Jeff Rosenthal

When (and where) are you most creative?

When I step away from my e-mail, my cell phone and the constant influx of the work that I can do and give myself the space and time to consider bigger ideas and ponder the things that maybe I should do. When I get away to the mountains -- at home at Powder Mountain in Eden, Utah, especially -- that allows for even more time, space, and mental clarity, without the distractions of city life and all the things that come our way.

What are you working on right now?

Summit builds events around the world that connect and inspire the thought leaders of our time. Right now we are laser-focused on producing our inaugural Los Angeles-based flagship event, LA 17. Our ambition with this event is to build the preeminent thought leadership event in the world.

What is success to you?

Success to me is not a destination. It's not a future result based on how things unfold with our multiple projects. I really feel like we already are successful. We've built a global community company with our best friends who are still our active business partners, and we're in service of a community and people that we're constantly inspired by that offers us the opportunity to learn and grow.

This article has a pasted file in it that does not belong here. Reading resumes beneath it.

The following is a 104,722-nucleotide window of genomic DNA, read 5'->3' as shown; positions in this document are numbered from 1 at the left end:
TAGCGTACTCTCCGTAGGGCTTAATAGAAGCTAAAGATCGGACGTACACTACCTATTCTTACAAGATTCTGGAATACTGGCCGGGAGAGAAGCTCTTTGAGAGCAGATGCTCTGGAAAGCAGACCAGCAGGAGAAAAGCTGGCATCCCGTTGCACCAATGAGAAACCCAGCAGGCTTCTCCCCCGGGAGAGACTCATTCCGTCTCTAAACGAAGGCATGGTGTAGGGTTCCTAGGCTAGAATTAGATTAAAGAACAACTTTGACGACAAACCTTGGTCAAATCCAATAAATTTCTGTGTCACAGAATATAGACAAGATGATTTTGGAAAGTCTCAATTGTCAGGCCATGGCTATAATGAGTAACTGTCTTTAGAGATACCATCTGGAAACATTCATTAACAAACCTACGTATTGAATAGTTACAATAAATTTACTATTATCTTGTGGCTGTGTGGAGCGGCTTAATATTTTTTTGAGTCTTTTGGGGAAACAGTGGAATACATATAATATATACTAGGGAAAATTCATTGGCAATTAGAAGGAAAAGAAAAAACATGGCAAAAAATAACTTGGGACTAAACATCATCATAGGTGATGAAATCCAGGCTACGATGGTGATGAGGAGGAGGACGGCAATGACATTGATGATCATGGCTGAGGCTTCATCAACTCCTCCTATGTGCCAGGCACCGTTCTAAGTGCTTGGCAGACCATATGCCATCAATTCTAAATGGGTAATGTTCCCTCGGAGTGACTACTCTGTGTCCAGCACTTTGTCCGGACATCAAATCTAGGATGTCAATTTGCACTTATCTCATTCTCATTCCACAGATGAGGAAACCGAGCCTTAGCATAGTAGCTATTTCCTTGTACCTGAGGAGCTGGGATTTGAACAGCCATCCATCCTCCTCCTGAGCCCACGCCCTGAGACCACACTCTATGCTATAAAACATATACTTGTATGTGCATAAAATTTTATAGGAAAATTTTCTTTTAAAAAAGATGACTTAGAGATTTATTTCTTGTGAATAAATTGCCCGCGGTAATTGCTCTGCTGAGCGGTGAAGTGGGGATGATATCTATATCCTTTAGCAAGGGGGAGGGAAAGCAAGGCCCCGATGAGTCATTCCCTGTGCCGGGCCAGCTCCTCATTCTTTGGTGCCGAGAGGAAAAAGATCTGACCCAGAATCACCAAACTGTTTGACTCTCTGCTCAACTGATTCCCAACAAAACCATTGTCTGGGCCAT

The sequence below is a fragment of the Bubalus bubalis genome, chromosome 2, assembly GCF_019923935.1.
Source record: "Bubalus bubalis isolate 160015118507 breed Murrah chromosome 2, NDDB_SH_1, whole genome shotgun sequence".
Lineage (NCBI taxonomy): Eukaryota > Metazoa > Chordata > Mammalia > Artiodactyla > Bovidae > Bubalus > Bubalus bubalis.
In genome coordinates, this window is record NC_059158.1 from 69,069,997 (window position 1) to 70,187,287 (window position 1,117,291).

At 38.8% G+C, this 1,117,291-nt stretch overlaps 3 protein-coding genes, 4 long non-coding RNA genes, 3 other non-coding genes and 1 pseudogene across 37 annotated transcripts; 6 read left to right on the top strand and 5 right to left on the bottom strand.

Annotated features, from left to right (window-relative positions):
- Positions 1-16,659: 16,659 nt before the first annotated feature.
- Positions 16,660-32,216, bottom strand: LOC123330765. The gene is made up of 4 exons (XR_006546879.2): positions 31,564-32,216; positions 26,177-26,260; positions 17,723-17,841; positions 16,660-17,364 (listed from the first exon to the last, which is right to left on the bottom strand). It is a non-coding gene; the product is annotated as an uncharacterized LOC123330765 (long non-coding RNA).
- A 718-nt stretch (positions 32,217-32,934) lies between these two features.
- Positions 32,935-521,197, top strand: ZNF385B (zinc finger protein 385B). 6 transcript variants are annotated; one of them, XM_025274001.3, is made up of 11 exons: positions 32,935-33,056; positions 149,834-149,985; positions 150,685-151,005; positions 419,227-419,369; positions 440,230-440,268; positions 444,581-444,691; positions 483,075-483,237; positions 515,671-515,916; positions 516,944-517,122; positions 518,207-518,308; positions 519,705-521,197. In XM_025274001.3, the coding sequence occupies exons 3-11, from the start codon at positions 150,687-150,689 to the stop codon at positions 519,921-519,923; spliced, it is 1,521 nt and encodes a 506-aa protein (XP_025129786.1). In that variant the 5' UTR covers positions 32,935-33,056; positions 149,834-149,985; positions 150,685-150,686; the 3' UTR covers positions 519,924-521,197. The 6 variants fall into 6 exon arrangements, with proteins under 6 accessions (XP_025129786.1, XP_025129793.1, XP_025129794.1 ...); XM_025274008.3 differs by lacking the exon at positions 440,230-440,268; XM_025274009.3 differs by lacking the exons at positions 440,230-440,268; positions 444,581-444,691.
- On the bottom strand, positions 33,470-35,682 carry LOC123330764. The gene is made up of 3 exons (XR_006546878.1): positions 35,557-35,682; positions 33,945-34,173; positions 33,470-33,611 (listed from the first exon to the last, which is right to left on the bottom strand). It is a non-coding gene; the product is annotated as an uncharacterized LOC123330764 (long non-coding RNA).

Someone once told me that no one who I love the most in my life or who loves me the most will care about me any more or less based on the success or failure of my current projects -- that really set me free, and gave me the creative carte blanche to try whatever we wanted. We got to shoot for the stars because we felt that we wouldn't lose the things that were most important to us. That's what success looks like to me, it's just maintaining presence and appreciation for all that we have in this moment in time and staying committed to the cause that we've dedicated the past ten years of our lives to, which is Summit.

What advice do you have for someone looking to break into your industry?

Giving unselfishly is the most selfish thing that you can do. If you intend to build community, you have to be willing to give up your time, your relationships and your network without any expectation of how it's going to benefit you.

Did you ever give up (or want to give up?)